Kensington's Chladek paddles to stunning silver Kayaker was ranked last with shoulder problems

Atlanta Olympics

July 28, 1996|By COX NEWS SERVICE

OCOEE RIVER, Tenn. -- In a comeback of truly Olympian proportions, Dana Chladek of Kensington, Md., shook off a horrendous first run to win the silver medal here yesterday in women's kayak.

In an emotional moment, the Republic of Slovakia won its first Olympic gold medal ever when a 17-year old won the men's single canoe division. Michal Martikan edged out Lukas Pollert of the Czech Republic, the 1992 gold-medal winner.

It was against the odds, but Chladek's silver was even more improbable than that.

Ranked 30th out of 30 paddlers because a shoulder injury kept her on the riverbank last year, Chladek was the first down the river. She then had to wait nervously for all others to race before she knew whether she had won a medal.

Her silver medal time held up all the way through the second run of the day, as the powerful rapids of the Ocoee River and big-game pressure took their toll on the world's best whitewater athletes.

"I'm a little surprised," she said. "'I expected the run would get beat by three or four people."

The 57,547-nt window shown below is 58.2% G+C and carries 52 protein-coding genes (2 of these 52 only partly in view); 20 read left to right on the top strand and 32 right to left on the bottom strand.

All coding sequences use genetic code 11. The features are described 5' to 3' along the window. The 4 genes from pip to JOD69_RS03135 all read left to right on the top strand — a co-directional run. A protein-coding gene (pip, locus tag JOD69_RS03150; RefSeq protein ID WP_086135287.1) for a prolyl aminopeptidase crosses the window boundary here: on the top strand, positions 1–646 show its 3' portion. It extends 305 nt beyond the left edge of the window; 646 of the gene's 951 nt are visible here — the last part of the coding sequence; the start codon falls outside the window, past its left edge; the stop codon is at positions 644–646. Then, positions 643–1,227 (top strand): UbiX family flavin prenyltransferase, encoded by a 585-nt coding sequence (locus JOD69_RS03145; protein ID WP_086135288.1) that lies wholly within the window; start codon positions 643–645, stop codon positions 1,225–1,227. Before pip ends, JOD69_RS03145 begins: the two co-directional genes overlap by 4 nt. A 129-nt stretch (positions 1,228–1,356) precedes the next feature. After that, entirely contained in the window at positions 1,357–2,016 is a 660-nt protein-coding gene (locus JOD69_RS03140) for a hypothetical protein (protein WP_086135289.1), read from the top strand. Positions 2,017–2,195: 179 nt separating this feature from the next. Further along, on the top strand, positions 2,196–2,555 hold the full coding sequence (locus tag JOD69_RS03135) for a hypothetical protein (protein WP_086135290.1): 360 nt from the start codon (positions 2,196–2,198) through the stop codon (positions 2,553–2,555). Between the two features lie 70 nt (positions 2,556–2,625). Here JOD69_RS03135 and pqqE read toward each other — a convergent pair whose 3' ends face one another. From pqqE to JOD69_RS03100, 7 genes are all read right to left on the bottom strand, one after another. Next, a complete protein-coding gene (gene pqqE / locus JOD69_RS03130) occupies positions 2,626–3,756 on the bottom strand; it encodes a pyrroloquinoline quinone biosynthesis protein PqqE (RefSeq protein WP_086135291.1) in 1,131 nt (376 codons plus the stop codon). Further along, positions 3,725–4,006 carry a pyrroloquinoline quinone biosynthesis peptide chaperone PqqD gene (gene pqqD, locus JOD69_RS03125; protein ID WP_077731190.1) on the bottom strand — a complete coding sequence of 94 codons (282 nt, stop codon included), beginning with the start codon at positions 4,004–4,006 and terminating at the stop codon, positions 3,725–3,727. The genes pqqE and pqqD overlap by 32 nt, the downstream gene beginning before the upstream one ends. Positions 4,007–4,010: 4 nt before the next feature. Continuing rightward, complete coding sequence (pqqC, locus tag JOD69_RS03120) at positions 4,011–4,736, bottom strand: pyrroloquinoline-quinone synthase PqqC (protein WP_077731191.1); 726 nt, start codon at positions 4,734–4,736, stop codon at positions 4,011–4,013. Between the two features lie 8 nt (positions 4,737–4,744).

Yet she was a razor's edge from taking gold. Her second run actually tied the winning time of Stepanka Hilgertova of the Czech Republic. In a sport where each racer gets two runs -- and the best one counts -- the second-best run is the tiebreaker. Hilgertova's second trip down the course was far faster than the American's dismal first run that included a flip.

Chladek would have won the gold if her paddle had not touched the second to last gate on her winning run. A gate touch adds a five second penalty to the final score.

Though she was smiling at the end, Chladek said it frustrating always to come up a little short in the big races. She was second at the 1989 and 1991 world championships and won a bronze in Barcelona Spain.

"Every time I get to the bottom [of the course], I make some little mistake," she said. "I think that's going to haunt me for the rest of my life that I never had a perfect run."

Later she added: "On the other hand, the silver medal is a big accomplishment."

Indeed, quite an accomplishment for a woman whose left shoulder hurt so badly a year ago that she could not lift her arm.

Maybe it wasn't perfect, but it sure was exciting.

She wasn't assured a medal until the No. 2 seed and reigning world champion Lynn Simpson of Great Britain put together a blistering run that was fast enough for gold. But she narrowly missed a gate by the smallest of margins, resulting in a 50-second penalty.

"It's a big race and everyone wants to win," Simpson said, smiling through the tears. "It's a lot of pressure."

The pressure was so huge that favorites Simpson and Kordula Striepecke of Germany flipped over during their first runs.

"I was in good company," a laughing Chladek said -- she also flipped on her first run.

Pub Date: 7/28/96

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